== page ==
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1. Philosophy and Theology: Volume > 5 > Issue: 4
Charles W. Johnson An Oath of Silence: Wittgenstein’s Philosophy of Religion
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Following a clarification of the nature of the “sightedness” and “blindness” which Wittgenstein associated with religious and mystical apprehenson, I argue that his account fails in both its visual and its religious senses. I close with an assessment of the extent to which descriptive language can be used to induce a religious perspective in someone who presently lacks it.
2. Philosophy and Theology: Volume > 5 > Issue: 4
Garth L. Hallett The Genesis of Wittgenstein’s Later Philosophy in His Failure as a Phenomenologist
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The history of Wittgenstein’s failed attempt at pure phenomenology illumines his later thought, both globally and in detail, as well as its relation to Husserlian phenomenology.
3. Philosophy and Theology: Volume > 5 > Issue: 4
Wendy Lee-Lampshire History as Genealogy: Wittgenstein and the Feminist Deconstruction of Objectivity
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The aim of the following paper is, firstly, to provide the reader with a brief exposition of the critical response offered by some current french feminists of the largely American, compensatory approach to feminist historiography. Secondly, I wish to show why the french feminist alternative itself provides an inadequate methodology for the resolution of the problems that it raises in its critique. Lastly, I shall suggest that the Wittgensteinian concept of ‘family resemblance’ contains the seeds of a plausible alternative to either the compensatory or the french structuralist approach to feminist historiography. The upshot of this latter claim is that the historical subject may be most fruitfully conceived genealogically, that is, as the dynamic product of an inexhaustible complex of historical and contextual resemblances constructed on the behalf of a specific interpretational task.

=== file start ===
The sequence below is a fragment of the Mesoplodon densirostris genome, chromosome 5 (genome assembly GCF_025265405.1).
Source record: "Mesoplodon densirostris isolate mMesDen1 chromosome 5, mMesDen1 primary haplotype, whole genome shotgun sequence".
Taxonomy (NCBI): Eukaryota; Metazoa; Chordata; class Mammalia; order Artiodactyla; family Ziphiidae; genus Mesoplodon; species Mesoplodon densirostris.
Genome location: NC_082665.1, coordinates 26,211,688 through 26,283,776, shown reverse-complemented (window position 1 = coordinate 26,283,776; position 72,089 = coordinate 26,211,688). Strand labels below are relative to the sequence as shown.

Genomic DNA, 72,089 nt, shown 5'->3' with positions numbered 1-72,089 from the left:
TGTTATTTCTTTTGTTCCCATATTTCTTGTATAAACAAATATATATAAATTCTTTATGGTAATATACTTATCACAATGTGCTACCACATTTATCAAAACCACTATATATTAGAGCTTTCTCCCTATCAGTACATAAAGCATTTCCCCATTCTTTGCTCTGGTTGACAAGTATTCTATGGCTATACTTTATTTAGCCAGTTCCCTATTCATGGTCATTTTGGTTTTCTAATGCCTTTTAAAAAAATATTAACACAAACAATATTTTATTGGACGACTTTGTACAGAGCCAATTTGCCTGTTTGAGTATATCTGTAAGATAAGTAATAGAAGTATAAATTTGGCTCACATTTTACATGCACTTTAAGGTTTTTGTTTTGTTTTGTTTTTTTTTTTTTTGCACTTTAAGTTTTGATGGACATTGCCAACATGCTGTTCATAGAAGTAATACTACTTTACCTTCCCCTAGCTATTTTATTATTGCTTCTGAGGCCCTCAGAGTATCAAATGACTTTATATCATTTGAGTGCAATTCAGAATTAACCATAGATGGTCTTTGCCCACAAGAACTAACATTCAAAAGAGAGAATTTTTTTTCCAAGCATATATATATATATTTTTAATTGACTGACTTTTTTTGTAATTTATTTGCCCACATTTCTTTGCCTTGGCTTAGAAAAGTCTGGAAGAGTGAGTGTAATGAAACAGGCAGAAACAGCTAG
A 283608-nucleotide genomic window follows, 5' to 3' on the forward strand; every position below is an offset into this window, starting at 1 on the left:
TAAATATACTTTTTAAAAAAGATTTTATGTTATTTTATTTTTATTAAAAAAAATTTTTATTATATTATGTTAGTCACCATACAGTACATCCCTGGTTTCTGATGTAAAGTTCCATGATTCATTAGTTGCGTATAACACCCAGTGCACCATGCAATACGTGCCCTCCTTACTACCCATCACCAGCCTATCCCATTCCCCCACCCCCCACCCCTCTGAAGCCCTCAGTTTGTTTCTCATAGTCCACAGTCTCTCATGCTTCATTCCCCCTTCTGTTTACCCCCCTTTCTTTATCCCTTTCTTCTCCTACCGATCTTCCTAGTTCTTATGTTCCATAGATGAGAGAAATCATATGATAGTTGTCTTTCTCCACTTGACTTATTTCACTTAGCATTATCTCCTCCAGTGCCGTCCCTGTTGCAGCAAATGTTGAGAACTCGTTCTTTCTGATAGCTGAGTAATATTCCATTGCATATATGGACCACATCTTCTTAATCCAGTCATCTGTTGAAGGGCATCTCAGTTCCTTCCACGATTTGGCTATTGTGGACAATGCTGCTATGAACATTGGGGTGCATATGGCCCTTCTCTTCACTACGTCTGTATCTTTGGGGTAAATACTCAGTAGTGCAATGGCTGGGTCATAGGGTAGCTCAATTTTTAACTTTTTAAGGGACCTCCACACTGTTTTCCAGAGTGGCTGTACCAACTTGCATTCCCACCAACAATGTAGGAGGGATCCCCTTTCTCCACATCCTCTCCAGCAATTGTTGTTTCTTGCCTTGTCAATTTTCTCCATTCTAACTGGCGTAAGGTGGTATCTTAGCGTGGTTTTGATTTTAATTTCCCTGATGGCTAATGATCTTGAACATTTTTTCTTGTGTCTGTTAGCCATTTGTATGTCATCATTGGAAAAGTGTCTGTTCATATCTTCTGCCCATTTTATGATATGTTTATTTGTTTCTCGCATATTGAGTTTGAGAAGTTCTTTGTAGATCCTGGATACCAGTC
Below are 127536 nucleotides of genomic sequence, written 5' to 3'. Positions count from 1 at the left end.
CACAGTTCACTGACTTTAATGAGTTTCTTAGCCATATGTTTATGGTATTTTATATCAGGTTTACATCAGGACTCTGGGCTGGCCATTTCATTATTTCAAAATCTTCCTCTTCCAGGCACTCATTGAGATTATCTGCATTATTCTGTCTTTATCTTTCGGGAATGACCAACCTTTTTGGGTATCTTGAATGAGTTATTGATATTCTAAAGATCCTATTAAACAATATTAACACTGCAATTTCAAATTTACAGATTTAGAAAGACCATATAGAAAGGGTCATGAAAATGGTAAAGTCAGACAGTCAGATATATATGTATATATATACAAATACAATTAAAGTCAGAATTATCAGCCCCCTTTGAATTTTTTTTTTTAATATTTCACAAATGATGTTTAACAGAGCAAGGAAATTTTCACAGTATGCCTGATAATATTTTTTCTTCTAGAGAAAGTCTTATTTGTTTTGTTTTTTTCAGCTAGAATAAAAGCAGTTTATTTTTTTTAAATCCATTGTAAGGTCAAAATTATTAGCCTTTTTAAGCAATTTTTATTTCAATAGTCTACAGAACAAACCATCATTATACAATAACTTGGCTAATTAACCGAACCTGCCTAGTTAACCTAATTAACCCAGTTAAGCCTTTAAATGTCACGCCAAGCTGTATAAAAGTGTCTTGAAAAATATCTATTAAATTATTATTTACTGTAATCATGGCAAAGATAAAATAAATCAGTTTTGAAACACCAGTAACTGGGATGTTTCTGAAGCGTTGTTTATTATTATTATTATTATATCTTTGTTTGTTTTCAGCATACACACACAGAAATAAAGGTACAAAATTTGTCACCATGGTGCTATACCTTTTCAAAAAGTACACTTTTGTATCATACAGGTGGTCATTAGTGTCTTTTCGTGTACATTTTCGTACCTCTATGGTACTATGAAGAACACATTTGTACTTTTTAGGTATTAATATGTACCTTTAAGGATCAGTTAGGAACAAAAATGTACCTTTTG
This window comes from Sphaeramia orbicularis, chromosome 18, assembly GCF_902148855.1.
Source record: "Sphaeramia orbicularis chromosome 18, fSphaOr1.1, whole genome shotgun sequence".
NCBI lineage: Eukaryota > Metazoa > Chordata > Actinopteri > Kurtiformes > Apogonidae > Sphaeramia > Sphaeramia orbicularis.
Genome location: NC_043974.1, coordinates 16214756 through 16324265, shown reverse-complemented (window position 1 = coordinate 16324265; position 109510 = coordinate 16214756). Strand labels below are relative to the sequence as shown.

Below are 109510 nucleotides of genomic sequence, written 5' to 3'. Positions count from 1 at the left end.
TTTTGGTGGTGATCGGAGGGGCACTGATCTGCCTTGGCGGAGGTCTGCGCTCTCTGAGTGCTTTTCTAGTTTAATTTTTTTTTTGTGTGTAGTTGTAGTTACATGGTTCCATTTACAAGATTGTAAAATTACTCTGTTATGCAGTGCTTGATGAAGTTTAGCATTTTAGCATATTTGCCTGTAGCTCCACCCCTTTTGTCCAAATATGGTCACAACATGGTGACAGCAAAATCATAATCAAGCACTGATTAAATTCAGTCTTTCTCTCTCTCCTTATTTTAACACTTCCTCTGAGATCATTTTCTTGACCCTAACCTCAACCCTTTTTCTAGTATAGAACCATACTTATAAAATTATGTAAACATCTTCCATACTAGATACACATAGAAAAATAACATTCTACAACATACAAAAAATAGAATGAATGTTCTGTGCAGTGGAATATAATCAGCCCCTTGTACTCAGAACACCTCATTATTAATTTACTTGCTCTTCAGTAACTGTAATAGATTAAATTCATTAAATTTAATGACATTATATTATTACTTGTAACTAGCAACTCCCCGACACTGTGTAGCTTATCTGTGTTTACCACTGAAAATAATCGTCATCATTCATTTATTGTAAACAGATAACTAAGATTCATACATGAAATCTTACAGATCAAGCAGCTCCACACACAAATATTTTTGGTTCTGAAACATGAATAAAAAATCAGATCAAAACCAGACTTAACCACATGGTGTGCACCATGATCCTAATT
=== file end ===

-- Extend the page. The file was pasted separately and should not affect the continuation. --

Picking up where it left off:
4. Philosophy and Theology: Volume > 5 > Issue: 4
D. Z. Phillips Waiting for the Vanishing Shed
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An examination is offered of the claim that the possibility of religious belief is related to the possibility of lusus naturae, in the special sense of that phrase which many philosophers have adopted, in terms of its implications for the notion of the limits of intelligibility. The exposition includes a critical assessment of arguments offered by Peter Winch, R. F. Holland, Norman Malcolm, and H. O. Mounce.
5. Philosophy and Theology: Volume > 5 > Issue: 4
T. Michael McNulty Editor’s Introduction
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